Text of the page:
To analyze the quote more fully, we need to put it into the context of the story and the novel. The quote actually references an earlier conversation between the narrator of the story—Jing-Mei Woo—and her deceased mother, Suyuan. As the story is told, Jing is sitting on a train that is crossing the Hong Kong border as it enters Shenzhen, China. This journey is significant and symbolic. As well as crossing into China, Jing-Mei is also crossing into the world of her mother, who came to the United States as a Chinese immigrant. She experiences this point of crossing over in a visceral way: “I can feel the skin on my forehead tingling, my blood rushing through a new course, my bones aching with a familiar old pain.” At this moment the narrator realizes she is “becoming Chinese” but also becoming like her own mother. This is significant because in this way Jing-Mei bridges America and China.
Jing-Mei’s journey continues with an imaginary conversation with her mother. Through the author’s use of direct speech, the conversation seems real, as if the mother were sitting next to her daughter on the train. But the conversation is only remembered. Her mother had asserted that the Chinese identity was inevitable, something that “cannot be helped.” The mother asserts that “once you are born Chinese, you cannot help but feel and think Chinese.” One’s cultural identity is inescapable, like fate. As her mother points out: “Someday you will see ... it is in your blood, waiting to be let go.”
We can note that the imagery and symbolism of blood recurs again at the end of the story when Jing-Mei realizes her own essence as she recognizes the truth in her mother’s words from long ago. As she looks into the faces of her sisters, she searches in vain for evidence of her mother. She realizes that the “Chinese” part of her identity is anchored in something deeper than surface appearances. It is anchored in her family. In an act of reconciliation, she states that this is such a deep part of who she is that it is in her blood. Just like her mother predicted, this can “finally be let go.”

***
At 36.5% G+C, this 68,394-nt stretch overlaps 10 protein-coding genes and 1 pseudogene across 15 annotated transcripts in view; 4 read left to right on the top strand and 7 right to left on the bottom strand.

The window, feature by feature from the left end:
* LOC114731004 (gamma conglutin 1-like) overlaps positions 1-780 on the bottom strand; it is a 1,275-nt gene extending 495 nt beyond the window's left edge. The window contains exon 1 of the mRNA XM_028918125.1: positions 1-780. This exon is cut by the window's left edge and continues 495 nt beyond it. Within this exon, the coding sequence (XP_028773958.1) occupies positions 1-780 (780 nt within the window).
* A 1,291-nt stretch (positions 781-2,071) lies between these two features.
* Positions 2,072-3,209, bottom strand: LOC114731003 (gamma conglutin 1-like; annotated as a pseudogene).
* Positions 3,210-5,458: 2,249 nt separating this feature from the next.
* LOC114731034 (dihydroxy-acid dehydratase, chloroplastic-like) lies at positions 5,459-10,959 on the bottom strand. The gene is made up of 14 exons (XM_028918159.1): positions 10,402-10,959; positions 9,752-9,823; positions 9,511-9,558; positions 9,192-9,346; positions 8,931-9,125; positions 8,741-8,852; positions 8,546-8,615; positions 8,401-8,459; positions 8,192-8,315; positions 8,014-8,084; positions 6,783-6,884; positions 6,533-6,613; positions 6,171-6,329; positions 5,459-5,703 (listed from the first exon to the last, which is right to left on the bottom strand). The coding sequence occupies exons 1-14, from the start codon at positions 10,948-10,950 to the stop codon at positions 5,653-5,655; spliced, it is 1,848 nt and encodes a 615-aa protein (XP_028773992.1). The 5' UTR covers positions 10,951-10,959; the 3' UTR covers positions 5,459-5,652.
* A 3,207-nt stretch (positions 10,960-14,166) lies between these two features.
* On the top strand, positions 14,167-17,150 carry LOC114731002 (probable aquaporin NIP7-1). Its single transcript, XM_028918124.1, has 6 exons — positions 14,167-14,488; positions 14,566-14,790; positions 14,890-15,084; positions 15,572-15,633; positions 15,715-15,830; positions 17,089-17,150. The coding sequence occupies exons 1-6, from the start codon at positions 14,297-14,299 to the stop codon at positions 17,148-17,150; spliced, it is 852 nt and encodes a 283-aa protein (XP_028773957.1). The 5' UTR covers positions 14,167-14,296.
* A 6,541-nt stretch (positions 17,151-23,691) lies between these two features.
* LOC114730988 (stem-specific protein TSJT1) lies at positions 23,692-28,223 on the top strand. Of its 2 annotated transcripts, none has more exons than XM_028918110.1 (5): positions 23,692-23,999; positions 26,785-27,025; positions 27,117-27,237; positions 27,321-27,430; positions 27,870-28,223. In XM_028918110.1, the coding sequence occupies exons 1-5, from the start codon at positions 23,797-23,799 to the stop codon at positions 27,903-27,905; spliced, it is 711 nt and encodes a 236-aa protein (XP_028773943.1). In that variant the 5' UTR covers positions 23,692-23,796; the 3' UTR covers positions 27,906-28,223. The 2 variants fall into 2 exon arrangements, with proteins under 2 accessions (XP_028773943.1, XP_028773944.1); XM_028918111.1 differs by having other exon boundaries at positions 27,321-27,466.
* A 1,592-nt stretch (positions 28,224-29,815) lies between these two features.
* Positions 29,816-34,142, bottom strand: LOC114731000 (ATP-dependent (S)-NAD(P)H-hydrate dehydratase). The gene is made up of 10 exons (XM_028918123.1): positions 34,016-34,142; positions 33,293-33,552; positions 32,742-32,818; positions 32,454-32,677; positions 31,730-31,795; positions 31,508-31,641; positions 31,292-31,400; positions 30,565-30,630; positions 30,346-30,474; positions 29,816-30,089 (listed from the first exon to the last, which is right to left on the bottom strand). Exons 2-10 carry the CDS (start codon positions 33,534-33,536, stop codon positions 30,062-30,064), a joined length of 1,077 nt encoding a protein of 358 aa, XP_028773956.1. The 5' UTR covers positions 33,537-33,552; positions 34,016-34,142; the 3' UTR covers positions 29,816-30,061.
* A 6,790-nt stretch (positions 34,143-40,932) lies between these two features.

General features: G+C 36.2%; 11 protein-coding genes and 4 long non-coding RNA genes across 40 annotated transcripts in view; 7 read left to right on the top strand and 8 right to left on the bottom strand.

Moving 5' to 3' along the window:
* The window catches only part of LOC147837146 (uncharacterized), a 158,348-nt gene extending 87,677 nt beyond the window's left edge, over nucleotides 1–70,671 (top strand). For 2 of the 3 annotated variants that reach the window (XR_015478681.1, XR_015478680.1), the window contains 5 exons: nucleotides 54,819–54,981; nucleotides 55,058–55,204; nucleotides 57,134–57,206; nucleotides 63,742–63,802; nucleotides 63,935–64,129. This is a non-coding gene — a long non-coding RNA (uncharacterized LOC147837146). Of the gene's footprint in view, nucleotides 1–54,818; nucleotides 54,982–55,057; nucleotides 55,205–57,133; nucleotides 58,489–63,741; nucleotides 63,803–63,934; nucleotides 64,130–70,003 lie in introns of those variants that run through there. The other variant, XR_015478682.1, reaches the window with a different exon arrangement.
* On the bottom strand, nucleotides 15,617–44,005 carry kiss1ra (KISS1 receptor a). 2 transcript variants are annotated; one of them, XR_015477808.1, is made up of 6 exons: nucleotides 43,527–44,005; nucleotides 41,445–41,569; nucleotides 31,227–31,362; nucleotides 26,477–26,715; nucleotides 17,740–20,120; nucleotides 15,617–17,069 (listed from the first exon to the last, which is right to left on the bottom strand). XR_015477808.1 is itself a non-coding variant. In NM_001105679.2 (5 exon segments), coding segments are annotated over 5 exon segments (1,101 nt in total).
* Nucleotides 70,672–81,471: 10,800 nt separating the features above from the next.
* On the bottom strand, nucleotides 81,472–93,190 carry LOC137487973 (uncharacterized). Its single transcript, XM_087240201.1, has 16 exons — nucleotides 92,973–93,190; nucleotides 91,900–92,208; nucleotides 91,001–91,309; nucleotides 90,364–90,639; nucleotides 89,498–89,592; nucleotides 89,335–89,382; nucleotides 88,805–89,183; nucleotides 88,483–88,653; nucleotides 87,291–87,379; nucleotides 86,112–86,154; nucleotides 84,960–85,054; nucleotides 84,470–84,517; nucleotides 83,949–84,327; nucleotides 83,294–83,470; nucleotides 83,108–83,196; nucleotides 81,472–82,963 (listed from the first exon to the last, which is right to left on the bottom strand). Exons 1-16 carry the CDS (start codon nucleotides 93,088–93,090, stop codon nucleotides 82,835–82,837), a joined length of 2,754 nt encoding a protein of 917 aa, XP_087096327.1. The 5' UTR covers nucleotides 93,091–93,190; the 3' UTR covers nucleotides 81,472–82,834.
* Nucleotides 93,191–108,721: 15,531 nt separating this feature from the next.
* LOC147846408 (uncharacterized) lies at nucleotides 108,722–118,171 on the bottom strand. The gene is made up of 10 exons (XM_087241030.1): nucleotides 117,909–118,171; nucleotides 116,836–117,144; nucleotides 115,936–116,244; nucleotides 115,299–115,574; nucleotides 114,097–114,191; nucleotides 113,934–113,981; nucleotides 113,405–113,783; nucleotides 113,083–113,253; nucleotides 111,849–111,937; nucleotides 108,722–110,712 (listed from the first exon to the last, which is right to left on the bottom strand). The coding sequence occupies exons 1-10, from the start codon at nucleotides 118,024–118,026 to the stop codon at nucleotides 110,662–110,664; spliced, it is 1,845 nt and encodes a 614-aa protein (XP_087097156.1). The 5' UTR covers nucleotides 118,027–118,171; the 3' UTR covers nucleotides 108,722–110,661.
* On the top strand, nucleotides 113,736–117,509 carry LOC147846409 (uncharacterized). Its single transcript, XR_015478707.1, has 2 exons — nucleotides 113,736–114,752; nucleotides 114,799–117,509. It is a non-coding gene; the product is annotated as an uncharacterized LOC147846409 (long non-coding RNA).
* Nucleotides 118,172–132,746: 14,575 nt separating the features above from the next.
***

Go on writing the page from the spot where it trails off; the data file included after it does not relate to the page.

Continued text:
The story ends with the striking image of Jim-Mei and her sisters caught in a picture her father took with a Polaroid camera. The sisters huddle around the picture to see how it will develop. The surface of the picture transforms from a gray-green to bright colors. The faces of the sisters are brought into sharper relief. The final realization is the epiphany that closes the novel: “And although we don’t speak, I know we all see it: Together we look like our mother. Her same eyes, her same mouth, open in surprise to see, at last, her long-cherished wish.”
In granting the mother’s life-long wish, Jing-Mei’s narration closes the novel with a tone of reconciliation and reverence—a sense that the past can be put to rest, and the complexity of Jing-Mei’s cultural identity can finally be cherished and celebrated. Just like the bright colors of the photograph, a person’s identity can possess multiple dimensions. In silence, the barriers, misunderstandings, and tensions between mothers and daughters, elucidated and mediated upon throughout the entire novel, can be put to rest.